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PROCEDURE - Pleas - Setting aside guilty plea - Voluntariness

Thursday, April 04, 2019 @ 8:35 AM  

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Appeal by the accused, Girn, from a conviction and sentence for offences related to domestic violence. The accused was a permanent resident of Canada who had yet to apply for citizenship. In early 2015, the accused pled guilty to seven offences arising from three incidents of domestic violence against his spouse. He received a brief jail term followed by probation. Approximately two months after sentencing, three further incidents occurred that led to charges on 26 counts involving offences against the accused's spouse's person and property, and multiple breaches of probation. The accused was detained in custody. In 2016, while in custody, an immigration officer told the accused he faced the prospect of being deemed inadmissible on the basis of serious criminality. The following day, the accused entered a guilty plea to eight of the 26 counts, including assault causing bodily harm, and break and enter with intent. A joint submission resulted in a sentence of 12 months' imprisonment, less 247 days' credit, plus three years' probation. In 2017, a removal order was issued for the accused because of his convictions and sentence for assault causing bodily harm. The accused obtained an extension of time to appeal his convictions and sentence.

HELD: Appeal dismissed. The accused failed to establish that his guilty plea was uninformed due to unawareness of the immigration consequences of his plea and the sentence jointly proposed by counsel. The accused was aware that his convictions and sentences had immigration consequences that included removal from Canada, and that any right of appeal from a removal order could not be asserted for a term of imprisonment exceeding six months. He was aware that he was pleading guilty, and that counsel jointly sought a 12-month sentence. The accused relied on fellow inmates for legal advice rather than counsel. No prejudice arose, as a trial would have put the accused at jeopardy for 26 rather than eight counts, and likely provided a basis for the Crown seeking a penitentiary sentence. The accused failed to establish that he received ineffective assistance from counsel. His plea of guilty was voluntary, unequivocal and informed. The legal effect of that plea and the congruity of the admitted facts with the essential elements of the relevant offences resulted in inevitable convictions. There were no circumstances that compromised the fairness of the proceedings either in connection with the entry of the conviction or the determination of a fit sentence. As a spousal abuse recidivist and serial probation order violator, the sentence imposed upon the accused could be regarded as lenient.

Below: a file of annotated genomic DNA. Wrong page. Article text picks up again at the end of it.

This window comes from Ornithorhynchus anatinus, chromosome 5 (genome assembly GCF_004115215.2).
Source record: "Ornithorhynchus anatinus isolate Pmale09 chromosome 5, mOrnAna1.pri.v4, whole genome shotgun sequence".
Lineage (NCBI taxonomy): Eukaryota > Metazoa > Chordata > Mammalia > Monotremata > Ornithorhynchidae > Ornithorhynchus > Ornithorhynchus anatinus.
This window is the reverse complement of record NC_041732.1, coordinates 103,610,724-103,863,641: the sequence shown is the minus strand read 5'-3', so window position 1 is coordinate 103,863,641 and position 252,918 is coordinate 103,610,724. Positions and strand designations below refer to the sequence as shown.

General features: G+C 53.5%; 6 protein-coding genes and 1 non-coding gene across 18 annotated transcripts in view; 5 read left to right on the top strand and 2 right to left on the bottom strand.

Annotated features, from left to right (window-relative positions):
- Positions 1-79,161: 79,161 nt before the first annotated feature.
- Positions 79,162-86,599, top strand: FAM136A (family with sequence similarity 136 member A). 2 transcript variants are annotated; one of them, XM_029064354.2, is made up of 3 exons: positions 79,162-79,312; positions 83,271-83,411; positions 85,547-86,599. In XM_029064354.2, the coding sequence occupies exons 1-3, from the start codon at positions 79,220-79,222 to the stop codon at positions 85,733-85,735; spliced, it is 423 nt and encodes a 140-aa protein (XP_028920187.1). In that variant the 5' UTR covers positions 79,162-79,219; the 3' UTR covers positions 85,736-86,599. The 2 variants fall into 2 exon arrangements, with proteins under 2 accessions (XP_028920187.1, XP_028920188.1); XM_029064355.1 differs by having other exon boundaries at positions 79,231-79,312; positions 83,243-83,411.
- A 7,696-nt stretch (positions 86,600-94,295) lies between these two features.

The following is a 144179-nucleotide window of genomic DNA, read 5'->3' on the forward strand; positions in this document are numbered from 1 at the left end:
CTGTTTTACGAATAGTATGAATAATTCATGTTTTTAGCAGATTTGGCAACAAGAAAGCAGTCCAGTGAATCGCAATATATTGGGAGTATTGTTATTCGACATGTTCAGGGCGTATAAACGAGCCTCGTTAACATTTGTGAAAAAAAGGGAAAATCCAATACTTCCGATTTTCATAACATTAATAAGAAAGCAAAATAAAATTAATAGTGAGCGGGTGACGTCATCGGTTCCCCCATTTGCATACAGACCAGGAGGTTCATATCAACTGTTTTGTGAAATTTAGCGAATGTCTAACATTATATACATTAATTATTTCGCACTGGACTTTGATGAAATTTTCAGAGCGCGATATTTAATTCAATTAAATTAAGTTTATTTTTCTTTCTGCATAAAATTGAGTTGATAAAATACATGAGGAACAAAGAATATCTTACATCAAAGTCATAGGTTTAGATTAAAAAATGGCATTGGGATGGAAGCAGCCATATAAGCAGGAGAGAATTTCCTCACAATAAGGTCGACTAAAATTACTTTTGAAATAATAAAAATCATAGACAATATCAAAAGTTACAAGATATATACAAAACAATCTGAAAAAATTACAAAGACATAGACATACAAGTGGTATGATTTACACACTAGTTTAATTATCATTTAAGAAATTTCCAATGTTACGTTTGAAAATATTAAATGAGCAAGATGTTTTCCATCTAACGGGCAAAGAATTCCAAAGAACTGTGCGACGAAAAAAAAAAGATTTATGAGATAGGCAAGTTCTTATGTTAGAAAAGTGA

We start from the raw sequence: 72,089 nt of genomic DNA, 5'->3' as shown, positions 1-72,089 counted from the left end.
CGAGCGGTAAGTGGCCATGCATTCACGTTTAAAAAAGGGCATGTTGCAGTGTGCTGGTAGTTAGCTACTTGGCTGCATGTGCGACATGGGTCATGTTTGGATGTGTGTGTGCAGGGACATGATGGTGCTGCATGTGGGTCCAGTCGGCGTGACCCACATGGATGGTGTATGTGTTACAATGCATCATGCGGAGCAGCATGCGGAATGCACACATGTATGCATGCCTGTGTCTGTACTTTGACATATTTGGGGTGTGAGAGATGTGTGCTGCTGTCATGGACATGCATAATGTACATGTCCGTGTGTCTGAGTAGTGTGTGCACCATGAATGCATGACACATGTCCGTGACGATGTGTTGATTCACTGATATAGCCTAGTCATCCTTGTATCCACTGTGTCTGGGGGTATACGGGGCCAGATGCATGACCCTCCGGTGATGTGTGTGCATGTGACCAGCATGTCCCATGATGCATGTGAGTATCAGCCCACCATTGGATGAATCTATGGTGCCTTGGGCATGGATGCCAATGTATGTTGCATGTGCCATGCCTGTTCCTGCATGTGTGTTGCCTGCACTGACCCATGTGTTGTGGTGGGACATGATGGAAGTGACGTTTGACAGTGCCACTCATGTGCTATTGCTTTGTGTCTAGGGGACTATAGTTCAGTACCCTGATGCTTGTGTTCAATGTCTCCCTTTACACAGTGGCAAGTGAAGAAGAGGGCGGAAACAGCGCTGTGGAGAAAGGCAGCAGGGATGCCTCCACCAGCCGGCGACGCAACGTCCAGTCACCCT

R. v. Girn, [2019] O.J. No. 1264, Ontario Court of Appeal, A. Hoy A.C.J.O., D. Watt J.A. and E.F. Then J. (ad hoc) JJ.A., March 13, 2019. Digest No. TLD-April12019009